Why Hire a Tiny House Builder?

Maybe you don’t have the time, skills, or desire to build a Tiny House yourself. And maybe you want a bit more flexibility or involvement than comes from purchasing a ready-made Tiny House. In that case, the middle route of hiring a Tiny House builder may be for you.

Finding a Tiny House Builder

There are a number of considerations to take into account when looking for a Tiny House Builder:

Experience and Skill

  • How long has the builder been building Tiny Houses?
  • How many Tiny Houses has the builder completed?
  • Does the builder have a portfolio of finished projects that you can look at?
  • Are there any finished projects that you can look at in person?
  • Are testimonials or reviews of the builder’s work available?

Referrals from past clients

If it’s possible to contact former clients, ask about their experience with the builder, what their construction workflow is like, and whether or not they would recommend that person or team. As you look at the builder’s work, take note of how similar those projects are (or are not) to the project you have in mind.

If your project significantly differs from the builder’s current portfolio of work, you’ll want to communicate clearly what you have in mind during the interview process and find out if your project is within the builder’s abilities.

The importance of choosing a Tiny House expert

A Tiny House is not just a regular house in miniature; there are construction methods, systems, and considerations that an experienced Tiny House builder will understand and be able to execute. Be wary of someone with standard residential construction experience jumping on the band wagon and hanging out a shingle as a ‘Tiny House Builder.’ You might find your Tiny House sliding off the trailer as it travels down the highway.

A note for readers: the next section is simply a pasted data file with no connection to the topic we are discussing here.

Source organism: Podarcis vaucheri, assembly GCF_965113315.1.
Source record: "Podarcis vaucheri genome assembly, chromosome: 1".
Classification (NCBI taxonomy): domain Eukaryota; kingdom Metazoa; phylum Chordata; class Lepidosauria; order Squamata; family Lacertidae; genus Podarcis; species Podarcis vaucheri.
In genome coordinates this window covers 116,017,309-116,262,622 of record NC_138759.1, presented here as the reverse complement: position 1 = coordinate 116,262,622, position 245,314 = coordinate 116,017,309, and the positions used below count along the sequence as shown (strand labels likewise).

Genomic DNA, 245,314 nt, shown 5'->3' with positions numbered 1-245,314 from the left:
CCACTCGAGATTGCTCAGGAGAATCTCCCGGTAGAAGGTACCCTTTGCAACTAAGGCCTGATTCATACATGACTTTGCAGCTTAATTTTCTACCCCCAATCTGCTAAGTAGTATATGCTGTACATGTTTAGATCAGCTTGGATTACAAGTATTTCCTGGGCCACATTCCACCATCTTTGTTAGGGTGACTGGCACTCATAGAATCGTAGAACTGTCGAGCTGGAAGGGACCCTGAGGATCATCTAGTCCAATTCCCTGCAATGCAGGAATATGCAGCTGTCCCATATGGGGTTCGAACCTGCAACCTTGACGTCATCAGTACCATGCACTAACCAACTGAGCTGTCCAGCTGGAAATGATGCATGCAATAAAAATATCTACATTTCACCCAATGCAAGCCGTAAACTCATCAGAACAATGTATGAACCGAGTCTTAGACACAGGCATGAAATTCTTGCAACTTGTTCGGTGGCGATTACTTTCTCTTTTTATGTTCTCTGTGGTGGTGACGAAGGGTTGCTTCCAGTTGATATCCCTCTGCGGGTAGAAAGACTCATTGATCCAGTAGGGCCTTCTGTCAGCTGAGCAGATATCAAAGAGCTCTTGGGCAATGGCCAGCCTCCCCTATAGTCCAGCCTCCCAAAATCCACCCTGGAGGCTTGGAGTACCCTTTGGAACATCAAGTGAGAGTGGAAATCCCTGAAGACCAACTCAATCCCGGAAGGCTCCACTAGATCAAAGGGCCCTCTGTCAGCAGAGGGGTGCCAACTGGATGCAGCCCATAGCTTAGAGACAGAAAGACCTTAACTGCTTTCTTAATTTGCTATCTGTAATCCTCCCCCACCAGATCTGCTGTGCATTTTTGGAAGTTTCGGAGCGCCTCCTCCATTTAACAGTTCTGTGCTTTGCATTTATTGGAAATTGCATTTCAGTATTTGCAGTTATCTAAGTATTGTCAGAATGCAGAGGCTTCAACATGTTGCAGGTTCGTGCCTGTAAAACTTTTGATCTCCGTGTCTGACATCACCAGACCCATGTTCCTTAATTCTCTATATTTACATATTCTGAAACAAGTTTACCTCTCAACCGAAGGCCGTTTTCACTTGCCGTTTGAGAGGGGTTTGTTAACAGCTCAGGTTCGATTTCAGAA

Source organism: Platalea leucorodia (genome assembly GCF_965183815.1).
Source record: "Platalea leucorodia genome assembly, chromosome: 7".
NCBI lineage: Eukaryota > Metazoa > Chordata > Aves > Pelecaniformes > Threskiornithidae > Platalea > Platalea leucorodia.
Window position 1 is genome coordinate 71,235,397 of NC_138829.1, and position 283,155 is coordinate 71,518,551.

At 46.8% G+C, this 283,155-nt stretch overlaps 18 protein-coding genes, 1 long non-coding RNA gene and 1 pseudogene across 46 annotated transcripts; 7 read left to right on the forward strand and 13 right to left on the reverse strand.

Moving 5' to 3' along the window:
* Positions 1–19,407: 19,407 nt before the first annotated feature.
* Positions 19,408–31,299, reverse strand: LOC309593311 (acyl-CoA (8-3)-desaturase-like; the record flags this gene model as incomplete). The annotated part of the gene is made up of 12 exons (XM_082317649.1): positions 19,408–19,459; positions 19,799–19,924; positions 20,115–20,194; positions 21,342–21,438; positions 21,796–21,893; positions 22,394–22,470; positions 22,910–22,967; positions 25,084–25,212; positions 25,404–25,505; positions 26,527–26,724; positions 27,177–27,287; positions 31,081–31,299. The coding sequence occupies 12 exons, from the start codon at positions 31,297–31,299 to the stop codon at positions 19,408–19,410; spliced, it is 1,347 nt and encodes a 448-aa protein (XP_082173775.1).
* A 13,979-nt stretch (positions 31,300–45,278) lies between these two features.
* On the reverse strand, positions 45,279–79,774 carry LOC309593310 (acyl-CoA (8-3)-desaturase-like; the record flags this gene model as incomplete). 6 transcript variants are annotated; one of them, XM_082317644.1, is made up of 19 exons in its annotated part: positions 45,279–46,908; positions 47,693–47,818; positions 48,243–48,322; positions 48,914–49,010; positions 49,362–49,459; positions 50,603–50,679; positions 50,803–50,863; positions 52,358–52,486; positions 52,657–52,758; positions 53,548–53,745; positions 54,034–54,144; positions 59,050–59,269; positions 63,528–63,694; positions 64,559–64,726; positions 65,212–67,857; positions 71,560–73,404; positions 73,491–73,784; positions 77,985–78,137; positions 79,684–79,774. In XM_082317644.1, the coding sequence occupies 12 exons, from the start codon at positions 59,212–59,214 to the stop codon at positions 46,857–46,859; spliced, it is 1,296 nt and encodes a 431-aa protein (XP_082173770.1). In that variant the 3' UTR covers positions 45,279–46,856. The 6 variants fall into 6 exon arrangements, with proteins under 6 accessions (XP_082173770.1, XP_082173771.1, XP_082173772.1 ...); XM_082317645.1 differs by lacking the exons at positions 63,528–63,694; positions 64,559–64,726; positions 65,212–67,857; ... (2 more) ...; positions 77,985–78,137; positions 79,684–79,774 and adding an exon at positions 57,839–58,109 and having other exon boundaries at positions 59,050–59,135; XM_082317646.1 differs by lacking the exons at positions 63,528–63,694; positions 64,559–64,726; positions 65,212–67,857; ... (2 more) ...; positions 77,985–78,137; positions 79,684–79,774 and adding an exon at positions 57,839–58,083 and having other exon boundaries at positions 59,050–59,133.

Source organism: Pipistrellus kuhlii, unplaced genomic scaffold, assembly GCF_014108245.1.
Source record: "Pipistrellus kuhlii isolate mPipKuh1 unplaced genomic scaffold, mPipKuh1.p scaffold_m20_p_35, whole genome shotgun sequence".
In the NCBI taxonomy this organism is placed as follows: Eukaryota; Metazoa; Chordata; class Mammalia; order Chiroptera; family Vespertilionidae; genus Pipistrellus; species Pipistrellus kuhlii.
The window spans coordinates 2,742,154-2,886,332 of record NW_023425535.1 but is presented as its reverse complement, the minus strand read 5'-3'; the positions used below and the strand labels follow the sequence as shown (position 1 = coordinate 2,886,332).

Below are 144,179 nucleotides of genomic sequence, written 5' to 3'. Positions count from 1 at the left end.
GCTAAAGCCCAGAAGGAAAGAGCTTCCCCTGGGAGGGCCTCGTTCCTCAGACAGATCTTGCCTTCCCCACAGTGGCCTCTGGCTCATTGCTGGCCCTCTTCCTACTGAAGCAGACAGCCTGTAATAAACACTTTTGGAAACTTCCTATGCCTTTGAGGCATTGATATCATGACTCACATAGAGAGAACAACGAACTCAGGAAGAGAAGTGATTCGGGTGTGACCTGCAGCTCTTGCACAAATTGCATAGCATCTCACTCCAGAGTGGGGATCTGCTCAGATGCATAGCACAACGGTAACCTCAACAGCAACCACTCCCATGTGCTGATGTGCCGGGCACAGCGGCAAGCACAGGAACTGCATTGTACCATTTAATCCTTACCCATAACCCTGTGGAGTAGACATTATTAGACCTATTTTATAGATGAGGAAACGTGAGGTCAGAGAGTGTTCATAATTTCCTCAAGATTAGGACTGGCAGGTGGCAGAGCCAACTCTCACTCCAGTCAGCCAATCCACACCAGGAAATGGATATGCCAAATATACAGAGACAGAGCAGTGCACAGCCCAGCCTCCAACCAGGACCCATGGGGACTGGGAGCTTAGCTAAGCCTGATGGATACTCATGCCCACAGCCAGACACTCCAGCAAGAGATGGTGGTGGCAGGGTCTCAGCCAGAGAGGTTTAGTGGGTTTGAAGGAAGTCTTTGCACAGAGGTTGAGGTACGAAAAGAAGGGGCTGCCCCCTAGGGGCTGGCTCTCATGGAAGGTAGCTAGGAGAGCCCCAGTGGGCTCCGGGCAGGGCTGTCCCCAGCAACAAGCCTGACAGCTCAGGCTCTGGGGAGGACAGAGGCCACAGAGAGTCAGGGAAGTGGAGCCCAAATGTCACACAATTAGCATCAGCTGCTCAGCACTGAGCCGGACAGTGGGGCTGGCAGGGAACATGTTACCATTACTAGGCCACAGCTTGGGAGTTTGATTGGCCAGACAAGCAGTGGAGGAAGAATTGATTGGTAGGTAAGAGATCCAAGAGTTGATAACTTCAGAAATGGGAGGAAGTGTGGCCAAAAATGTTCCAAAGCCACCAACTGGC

If you want to check in on the progress of your Tiny House in person as it’s being built, choose a builder within a reasonable distance from your current location.

Otherwise, choose based on other criteria and plan to have your Tiny House towed to its living location when it’s finished. Or travel to the construction site and tow it yourself.

Choosing a Tiny House builder located near you also allows you to meet easily in person before the construction begins. If you plan to work with the builder to develop a custom design, it may be helpful to be able to meet several times at the onset of the project. Of course, this can also be done at a distance, if you don’t have a strong preference for in-person communications.


Here are some questions you might ask before going further in the project! The answers can change the game completely:

  • How busy is the builder?
  • Will you have to put your name on a three-year-long waiting list before your project will begin?
  • Is the builder available to start when you’re ready to get going?
  • How long will the construction take? Keep in mind that an individual builder may have a longer build time than a team of people.
  • Does the builder work on one project at a time, or have several going at once?
  • Do you prefer a builder who will focus all of his attention on your project until it’s finished?

Standard designs

Does the builder have standard Tiny House designs that she offers? Are any of them to your liking? Are customizations an option? How does the customization process work?

Design input

Some builders are only willing to build their own designs.